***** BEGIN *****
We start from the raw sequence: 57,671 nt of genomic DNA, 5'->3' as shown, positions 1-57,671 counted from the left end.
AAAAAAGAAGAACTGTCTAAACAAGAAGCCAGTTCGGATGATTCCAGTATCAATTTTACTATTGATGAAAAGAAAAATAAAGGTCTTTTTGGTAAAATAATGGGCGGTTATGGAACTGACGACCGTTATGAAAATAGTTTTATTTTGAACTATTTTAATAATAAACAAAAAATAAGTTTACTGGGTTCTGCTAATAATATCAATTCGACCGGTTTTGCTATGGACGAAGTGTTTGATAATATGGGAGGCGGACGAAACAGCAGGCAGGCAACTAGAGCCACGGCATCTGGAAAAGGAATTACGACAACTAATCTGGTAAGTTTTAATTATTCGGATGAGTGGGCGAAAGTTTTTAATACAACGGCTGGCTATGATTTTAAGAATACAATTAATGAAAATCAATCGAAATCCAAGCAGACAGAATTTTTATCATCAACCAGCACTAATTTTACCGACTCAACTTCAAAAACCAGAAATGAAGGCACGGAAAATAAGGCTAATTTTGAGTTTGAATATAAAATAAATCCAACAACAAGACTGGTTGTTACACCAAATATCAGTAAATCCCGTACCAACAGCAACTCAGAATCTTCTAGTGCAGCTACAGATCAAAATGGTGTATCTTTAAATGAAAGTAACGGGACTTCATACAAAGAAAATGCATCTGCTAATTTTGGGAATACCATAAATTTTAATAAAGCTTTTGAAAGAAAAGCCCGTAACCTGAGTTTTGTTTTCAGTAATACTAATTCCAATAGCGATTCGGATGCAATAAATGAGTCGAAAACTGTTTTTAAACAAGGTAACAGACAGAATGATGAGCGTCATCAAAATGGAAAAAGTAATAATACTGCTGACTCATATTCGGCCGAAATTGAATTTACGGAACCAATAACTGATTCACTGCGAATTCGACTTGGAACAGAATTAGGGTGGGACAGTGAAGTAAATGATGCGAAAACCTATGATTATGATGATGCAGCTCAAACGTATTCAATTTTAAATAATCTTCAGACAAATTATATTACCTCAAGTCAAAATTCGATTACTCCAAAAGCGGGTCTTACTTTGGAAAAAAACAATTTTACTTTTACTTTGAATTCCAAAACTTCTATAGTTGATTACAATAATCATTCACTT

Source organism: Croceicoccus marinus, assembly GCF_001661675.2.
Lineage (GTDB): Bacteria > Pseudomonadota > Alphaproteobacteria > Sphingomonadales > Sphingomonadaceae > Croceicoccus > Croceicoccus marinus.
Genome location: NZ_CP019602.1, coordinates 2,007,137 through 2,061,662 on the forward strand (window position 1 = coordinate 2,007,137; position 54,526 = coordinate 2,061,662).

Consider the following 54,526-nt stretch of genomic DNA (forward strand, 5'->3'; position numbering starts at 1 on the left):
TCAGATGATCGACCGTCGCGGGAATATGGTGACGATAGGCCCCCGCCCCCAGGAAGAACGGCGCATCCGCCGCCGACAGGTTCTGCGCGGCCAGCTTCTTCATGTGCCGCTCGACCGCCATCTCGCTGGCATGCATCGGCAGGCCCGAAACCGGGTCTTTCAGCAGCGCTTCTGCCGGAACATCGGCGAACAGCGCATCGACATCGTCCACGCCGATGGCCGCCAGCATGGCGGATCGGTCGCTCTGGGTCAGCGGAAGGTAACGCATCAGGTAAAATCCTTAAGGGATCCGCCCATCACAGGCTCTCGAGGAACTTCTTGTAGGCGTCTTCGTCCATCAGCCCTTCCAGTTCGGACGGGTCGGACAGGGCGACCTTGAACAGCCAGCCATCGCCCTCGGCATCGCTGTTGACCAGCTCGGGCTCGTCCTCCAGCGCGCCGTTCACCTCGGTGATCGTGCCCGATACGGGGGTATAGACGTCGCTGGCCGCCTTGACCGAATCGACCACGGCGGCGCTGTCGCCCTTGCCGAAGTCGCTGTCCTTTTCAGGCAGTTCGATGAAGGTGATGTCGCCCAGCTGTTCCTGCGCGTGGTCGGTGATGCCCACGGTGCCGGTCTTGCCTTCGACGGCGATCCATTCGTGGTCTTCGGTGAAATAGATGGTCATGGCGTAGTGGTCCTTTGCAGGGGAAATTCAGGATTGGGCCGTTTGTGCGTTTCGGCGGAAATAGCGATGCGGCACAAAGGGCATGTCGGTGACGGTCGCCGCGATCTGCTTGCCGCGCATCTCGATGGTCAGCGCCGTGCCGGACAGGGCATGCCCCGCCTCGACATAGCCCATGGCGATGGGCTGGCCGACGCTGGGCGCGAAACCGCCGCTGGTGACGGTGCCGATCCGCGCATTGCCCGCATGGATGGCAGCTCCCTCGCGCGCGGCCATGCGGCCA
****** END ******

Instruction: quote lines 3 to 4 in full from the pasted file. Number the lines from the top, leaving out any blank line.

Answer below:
Source organism: Croceicoccus marinus, assembly GCF_001661675.2.
Lineage (GTDB): Bacteria > Pseudomonadota > Alphaproteobacteria > Sphingomonadales > Sphingomonadaceae > Croceicoccus > Croceicoccus marinus.